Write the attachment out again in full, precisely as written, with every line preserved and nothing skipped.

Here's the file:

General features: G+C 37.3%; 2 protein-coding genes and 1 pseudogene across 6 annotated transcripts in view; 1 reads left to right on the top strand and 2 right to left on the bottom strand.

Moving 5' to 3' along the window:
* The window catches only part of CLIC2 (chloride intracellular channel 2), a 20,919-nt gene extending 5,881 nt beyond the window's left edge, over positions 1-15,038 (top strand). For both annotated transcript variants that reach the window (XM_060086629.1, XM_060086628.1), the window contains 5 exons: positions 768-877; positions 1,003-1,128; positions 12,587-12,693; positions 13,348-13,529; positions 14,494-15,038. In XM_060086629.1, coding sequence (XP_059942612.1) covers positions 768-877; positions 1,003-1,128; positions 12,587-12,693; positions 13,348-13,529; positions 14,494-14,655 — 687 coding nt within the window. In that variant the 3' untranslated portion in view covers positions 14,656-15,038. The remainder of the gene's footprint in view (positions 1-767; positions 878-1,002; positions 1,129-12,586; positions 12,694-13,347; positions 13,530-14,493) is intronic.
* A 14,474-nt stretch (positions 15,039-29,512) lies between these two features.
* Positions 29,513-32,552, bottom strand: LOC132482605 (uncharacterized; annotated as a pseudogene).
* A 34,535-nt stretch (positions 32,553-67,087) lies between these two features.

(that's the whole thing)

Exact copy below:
General features: G+C 37.3%; 2 protein-coding genes and 1 pseudogene across 6 annotated transcripts in view; 1 reads left to right on the top strand and 2 right to left on the bottom strand.

Moving 5' to 3' along the window:
* The window catches only part of CLIC2 (chloride intracellular channel 2), a 20,919-nt gene extending 5,881 nt beyond the window's left edge, over positions 1-15,038 (top strand). For both annotated transcript variants that reach the window (XM_060086629.1, XM_060086628.1), the window contains 5 exons: positions 768-877; positions 1,003-1,128; positions 12,587-12,693; positions 13,348-13,529; positions 14,494-15,038. In XM_060086629.1, coding sequence (XP_059942612.1) covers positions 768-877; positions 1,003-1,128; positions 12,587-12,693; positions 13,348-13,529; positions 14,494-14,655 — 687 coding nt within the window. In that variant the 3' untranslated portion in view covers positions 14,656-15,038. The remainder of the gene's footprint in view (positions 1-767; positions 878-1,002; positions 1,129-12,586; positions 12,694-13,347; positions 13,530-14,493) is intronic.
* A 14,474-nt stretch (positions 15,039-29,512) lies between these two features.
* Positions 29,513-32,552, bottom strand: LOC132482605 (uncharacterized; annotated as a pseudogene).
* A 34,535-nt stretch (positions 32,553-67,087) lies between these two features.